We don't know what happened, but it didn't seem to matter anyway. Everyone said it was a fluke. The rest of the economy was okay.
Nobody seems to care about the increase in US debt yields either. Since Ben Bernanke announced his QE Forever program, bond prices have gone down. This is the opposite of what was supposed to happen.
Everyone seems convinced that the economy is moving forward, even though it is not. They're also persuaded that we have the Fed's QE Forever program to thank, even though the drive shaft - bond yields - is going in the wrong direction.
Bernanke is buying $85 billion worth of bonds every month, trying to lower bond yields. This will bring down long-term lending rates - especially important to the housing industry - which will help people borrow with the wild abandon they showed in the '05-'07 spree. Then, according to the theory, the economy will grow. At least, that's the stated goal.
What we're trying to figure is where this clunky old machine ends up.
We've just seen how slippage at the Pentagon can put it into reverse. Reports suggested that the brass wasted $40 billion less than planned in the quarter. But $40 billion is only a tiny bit of the feds' $1 trillion deficit. What would happen if they cut out the entire $1 trillion in deficit spending to bring the budget in balance?
Theoretically, GDP would race backwards 25 times faster...surely crashing into something...
No one seems worried about it. Which is probably because they see ol' Casey Jones Bernanke at the controls. Never mind that there doesn't seem to be a direct link between Bernanke's gearbox and what actually happens to the wheels below. He puts bonds into high gear - buying $85 billion per month...approximately the same amount as the US government offers for sale. With that kind of buying power, you'd think the bond market would get so hot you'd need to put your bid in an asbestos envelope. But no. Instead, it cooled down. The 10-year note fell to yield almost 2% yesterday.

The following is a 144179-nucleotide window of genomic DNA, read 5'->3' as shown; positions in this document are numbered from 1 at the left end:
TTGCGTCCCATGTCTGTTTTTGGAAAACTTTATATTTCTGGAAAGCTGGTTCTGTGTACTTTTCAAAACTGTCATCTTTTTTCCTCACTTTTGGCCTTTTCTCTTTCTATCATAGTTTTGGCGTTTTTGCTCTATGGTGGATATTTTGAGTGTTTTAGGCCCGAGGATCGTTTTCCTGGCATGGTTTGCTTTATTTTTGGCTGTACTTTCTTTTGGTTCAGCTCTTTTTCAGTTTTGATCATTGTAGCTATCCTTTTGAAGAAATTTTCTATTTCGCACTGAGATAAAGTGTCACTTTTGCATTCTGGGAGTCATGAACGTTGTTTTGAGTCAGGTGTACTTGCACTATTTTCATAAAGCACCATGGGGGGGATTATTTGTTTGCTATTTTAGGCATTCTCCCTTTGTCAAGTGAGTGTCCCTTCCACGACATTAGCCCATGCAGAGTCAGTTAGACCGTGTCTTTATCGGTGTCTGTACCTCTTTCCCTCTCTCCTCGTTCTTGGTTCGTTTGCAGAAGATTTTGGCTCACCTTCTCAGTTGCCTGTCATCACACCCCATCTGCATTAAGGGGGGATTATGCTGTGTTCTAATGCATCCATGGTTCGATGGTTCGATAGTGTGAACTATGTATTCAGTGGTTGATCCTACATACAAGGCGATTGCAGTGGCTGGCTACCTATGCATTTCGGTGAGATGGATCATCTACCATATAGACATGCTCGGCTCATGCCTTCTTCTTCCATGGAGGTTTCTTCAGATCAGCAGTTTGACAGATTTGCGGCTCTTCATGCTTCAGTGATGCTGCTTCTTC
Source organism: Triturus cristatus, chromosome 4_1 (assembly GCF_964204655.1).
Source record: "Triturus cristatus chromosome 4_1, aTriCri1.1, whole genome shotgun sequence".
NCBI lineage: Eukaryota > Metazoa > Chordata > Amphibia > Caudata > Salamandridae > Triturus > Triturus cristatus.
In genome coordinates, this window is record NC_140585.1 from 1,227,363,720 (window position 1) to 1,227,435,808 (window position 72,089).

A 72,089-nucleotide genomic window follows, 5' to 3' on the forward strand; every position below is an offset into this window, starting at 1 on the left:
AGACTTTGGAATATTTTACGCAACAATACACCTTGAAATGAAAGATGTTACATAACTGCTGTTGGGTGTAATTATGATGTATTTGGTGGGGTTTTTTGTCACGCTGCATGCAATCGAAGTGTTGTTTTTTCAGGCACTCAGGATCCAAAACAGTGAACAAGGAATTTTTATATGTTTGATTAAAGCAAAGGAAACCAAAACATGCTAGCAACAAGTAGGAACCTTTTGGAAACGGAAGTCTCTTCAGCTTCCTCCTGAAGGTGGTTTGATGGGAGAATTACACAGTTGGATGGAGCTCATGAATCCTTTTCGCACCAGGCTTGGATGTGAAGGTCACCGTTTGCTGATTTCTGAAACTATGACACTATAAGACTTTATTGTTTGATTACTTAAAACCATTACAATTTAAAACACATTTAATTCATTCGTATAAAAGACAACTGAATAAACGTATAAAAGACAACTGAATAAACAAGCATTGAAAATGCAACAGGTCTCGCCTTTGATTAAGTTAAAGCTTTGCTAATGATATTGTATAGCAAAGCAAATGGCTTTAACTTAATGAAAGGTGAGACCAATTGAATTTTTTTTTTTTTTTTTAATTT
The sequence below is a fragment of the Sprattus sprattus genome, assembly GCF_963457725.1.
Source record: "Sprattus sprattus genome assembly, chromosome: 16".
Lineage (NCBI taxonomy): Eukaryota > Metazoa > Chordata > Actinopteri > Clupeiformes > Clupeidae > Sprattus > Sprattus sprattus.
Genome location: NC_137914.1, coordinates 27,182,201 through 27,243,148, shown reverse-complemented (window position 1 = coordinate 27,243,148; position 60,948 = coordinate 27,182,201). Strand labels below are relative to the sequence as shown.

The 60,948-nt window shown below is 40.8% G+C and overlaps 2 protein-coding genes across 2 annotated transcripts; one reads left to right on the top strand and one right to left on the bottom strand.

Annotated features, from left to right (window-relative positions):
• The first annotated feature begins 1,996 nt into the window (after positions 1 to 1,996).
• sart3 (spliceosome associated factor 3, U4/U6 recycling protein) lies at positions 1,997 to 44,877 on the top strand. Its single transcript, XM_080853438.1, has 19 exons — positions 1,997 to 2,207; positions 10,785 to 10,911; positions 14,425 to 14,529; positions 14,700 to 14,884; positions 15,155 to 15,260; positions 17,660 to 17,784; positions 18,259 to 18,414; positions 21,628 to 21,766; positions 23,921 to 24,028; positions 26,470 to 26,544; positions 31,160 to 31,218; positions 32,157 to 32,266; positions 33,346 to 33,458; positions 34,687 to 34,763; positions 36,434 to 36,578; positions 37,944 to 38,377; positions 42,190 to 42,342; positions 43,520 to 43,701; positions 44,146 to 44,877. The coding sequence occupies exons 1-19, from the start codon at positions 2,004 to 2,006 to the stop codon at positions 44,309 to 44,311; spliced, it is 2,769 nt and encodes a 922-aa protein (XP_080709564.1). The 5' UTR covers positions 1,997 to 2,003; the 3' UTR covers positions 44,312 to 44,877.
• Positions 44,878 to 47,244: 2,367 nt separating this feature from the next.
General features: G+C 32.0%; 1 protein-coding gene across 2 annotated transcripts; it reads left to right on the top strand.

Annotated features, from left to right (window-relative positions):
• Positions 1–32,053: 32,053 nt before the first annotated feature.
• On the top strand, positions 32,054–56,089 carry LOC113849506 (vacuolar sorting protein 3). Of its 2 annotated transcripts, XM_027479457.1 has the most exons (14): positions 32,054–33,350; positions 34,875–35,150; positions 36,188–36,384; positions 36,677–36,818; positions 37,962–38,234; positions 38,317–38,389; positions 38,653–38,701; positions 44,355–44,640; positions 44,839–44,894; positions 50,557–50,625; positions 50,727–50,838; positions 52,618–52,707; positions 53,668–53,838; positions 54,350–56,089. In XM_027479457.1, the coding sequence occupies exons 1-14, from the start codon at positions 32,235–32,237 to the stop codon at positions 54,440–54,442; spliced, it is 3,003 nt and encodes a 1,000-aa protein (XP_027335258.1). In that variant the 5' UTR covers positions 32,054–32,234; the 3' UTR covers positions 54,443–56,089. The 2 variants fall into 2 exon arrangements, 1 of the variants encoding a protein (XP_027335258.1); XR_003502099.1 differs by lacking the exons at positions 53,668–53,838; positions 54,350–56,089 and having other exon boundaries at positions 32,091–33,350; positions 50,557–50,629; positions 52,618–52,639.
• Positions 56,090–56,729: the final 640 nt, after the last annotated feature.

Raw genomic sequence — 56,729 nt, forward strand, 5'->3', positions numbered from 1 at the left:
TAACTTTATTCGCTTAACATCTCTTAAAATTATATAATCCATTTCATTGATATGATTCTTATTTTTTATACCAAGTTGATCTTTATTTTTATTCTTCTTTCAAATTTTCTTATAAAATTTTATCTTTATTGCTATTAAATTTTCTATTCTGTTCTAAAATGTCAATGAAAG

What do we make of it? Don't know yet. But at some point, observers are going to notice that the train is going in the wrong direction and that the conductor should have his license revoked.
Michael Hasenstab is arguably the most successful bond investor of the last 10 years. He runs the portfolio of Templeton's $67 billion Global Bond Fund.
Of US debt he asks "is that really a safe asset?"
And the risk is huge. Bonds are near the top of a mammoth 33 -year bull market. Investors buy them for safety. But what safety is there? The Fed is buying, trying to boost them up. And still they go down.
And so we have to wonder? Has QE reached its limit? If the Fed announces another QE Forever +, will bond prices go up in anticipation of more Fed buying? Or will they go down in anticipation of more risk?
We don't know. We'd like to see the Fed to it just to find out what would happen.
But this is a train we don't want to be aboard when the word gets out.
Bill Bonner is the President & Founder of Agora Inc, an international publisher of financial and special interest books and newsletters.